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Why our schools aren’t improving

In this series we’ll explore how to improve schools in Australia, write Tom Bentley and Glenn C. Savage at The Conversation. Some of the most prominent experts in the sector tackle key questions, including why we are not seeing much progress; whether we are assessing children in the most effective way; why parents need to listen to what the evidence tells us, and much more.

Australian schooling has undergone major changes over the last decade, mainly through national policy reforms agreed by federal and state governments. These include:

  • an Australian Curriculum
  • standardised national assessments in literacy and numeracy (NAPLAN)
  • national reporting on schools through the My School website
  • professional standards for teachers and principals
  • a universally accessible year of pre-school
  • partial implementation of the “Gonski” needs-based funding reforms.

During the same decade, rapid economic, social, technological and cultural changes have generated new pressures and possibilities for education systems – and the people who work in them.

For example, Australia continues to become more ethnically and culturally diverse, and more closely connected to the Asia-Pacific region. It is more active in its use of mobile and digital technology, more urbanised and more unequal in wealth and income.

These broader shifts, and the political responses to them, increasingly place education in a vice. It faces mounting pressure to achieve better outcomes for more people, while expected simultaneously to innovate and solve wider problems of society. And this is all to be done in a context of growing fiscal austerity.

Lots of change, but very little impact

Despite significant reforms over the past decade, there is unfortunately very little sign of positive impacts or outcomes. For example:

The percentage of Australian students successfully completing Year 12 is not improving.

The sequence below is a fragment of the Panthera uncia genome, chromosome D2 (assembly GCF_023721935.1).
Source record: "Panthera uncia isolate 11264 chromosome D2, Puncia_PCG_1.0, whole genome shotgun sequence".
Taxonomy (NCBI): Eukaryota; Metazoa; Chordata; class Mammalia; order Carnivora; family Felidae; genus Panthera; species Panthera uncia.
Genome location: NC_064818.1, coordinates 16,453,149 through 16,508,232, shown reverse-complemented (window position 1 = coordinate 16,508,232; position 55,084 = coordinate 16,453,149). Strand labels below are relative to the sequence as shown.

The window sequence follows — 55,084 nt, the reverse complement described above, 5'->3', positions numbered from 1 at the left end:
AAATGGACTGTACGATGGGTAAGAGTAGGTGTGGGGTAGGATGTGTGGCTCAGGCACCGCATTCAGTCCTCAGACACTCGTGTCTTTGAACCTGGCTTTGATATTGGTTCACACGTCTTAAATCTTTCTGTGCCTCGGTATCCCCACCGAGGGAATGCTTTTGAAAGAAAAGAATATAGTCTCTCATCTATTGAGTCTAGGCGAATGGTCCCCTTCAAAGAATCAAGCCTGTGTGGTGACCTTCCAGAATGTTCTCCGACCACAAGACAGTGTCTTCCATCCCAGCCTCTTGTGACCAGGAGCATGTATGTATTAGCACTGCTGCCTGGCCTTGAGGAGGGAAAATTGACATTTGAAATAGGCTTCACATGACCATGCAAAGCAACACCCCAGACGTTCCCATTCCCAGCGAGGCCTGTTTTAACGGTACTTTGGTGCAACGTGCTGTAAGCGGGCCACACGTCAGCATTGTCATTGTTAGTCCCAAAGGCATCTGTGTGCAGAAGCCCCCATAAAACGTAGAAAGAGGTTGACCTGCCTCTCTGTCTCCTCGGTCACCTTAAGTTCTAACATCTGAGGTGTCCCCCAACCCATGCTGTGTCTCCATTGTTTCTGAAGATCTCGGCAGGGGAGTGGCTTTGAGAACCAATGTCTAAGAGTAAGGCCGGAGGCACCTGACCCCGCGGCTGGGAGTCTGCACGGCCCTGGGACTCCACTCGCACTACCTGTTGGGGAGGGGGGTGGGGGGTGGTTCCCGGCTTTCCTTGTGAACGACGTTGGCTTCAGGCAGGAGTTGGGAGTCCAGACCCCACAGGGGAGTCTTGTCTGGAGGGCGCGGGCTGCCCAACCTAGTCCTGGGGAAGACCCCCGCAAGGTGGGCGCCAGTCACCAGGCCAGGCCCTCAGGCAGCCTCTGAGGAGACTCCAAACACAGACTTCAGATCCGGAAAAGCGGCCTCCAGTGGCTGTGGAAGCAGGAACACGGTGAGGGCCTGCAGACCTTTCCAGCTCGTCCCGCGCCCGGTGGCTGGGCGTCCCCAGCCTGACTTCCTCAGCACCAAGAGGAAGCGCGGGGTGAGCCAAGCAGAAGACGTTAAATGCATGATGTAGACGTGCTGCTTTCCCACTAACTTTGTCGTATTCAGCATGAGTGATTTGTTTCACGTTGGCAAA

State and federal school funding policies are still reproducing a status quo that entrenches sectoral division and elitism.

New evidence-informed methods, such as clinical and targeted teaching models (which focus on careful monitoring and evaluation of individual student progress and teaching impact), are being taken up very slowly in teacher education degrees and schools.

The status and efficacy of vocational learning have shown little meaningful improvement.

NAPLAN and My School have not led to improvements in literacy and numeracy, with 2016 data showing either stagnation or decline.

The performance of Australian students in international assessments of maths, science and literacy skills has steadily declined.

Replicating a failing system

The national reforms since the mid-2000s were designed to address many of these persistent issues.

Yet somehow, despite hard-fought political battles and reforms, and the daily efforts of system leaders, teachers, parents and students across the nation, we continue to replicate a system in which key indicators of impact and equity are stagnating or going backwards.

The school funding impasse exemplifies this problem.

The policy area is continuously bedevilled by the difficulties of achieving effective collaboration between governments and school sectors in our federal system.

It also remains hamstrung by highly inequitable funding settlements, established over many decades. These continue to entrench privilege in elite schools, while consistently failing to provide “needs-based” funding to schools and young people who need the most support.

As a result, educational opportunities and outcomes become further polarised. Young people from privileged backgrounds are accruing further advantage. Those from disadvantaged backgrounds are increasingly locked out of competitive education and job markets.

The global growth of identity politics, fostering conflict over class, race, gender and migration, puts these trends in stark context.

So what are we doing wrong?

In Educating Australia: Challenges for the Decade Ahead, we tackle this question and seek to create a more innovative and productive interaction between ideas, evidence, policy and practice in education.

The authors

Principal Adviser to the Vice Chancellor, RMIT University

Glenn C. Savage,Senior Lecturer in Education Policy and ARC DECRA Fellow (2016-19), Melbourne Graduate School of Education, University of Melbourne


Educating Australia – why our schools aren’t improving (The Conversation)


Prinnie Stevens, Mahalia Barnes / Wikipedia / CCA – SA 2.0